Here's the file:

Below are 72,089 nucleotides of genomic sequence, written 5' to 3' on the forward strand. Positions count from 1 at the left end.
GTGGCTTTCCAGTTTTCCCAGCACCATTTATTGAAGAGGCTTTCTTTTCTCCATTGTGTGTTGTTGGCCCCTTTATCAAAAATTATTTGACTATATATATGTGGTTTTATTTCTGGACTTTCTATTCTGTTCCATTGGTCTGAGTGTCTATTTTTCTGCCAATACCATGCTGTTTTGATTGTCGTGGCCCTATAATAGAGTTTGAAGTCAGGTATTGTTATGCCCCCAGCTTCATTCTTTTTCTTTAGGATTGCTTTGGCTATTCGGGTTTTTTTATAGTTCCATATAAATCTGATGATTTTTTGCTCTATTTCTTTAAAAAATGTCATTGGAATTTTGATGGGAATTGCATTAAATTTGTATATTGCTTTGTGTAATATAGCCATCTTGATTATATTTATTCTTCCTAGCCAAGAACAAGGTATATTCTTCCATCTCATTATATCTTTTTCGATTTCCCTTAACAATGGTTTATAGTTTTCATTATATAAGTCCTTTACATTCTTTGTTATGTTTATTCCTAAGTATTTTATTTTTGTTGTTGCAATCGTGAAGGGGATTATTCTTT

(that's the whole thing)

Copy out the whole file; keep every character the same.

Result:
Below are 72,089 nucleotides of genomic sequence, written 5' to 3' on the forward strand. Positions count from 1 at the left end.
GTGGCTTTCCAGTTTTCCCAGCACCATTTATTGAAGAGGCTTTCTTTTCTCCATTGTGTGTTGTTGGCCCCTTTATCAAAAATTATTTGACTATATATATGTGGTTTTATTTCTGGACTTTCTATTCTGTTCCATTGGTCTGAGTGTCTATTTTTCTGCCAATACCATGCTGTTTTGATTGTCGTGGCCCTATAATAGAGTTTGAAGTCAGGTATTGTTATGCCCCCAGCTTCATTCTTTTTCTTTAGGATTGCTTTGGCTATTCGGGTTTTTTTATAGTTCCATATAAATCTGATGATTTTTTGCTCTATTTCTTTAAAAAATGTCATTGGAATTTTGATGGGAATTGCATTAAATTTGTATATTGCTTTGTGTAATATAGCCATCTTGATTATATTTATTCTTCCTAGCCAAGAACAAGGTATATTCTTCCATCTCATTATATCTTTTTCGATTTCCCTTAACAATGGTTTATAGTTTTCATTATATAAGTCCTTTACATTCTTTGTTATGTTTATTCCTAAGTATTTTATTTTTGTTGTTGCAATCGTGAAGGGGATTATTCTTT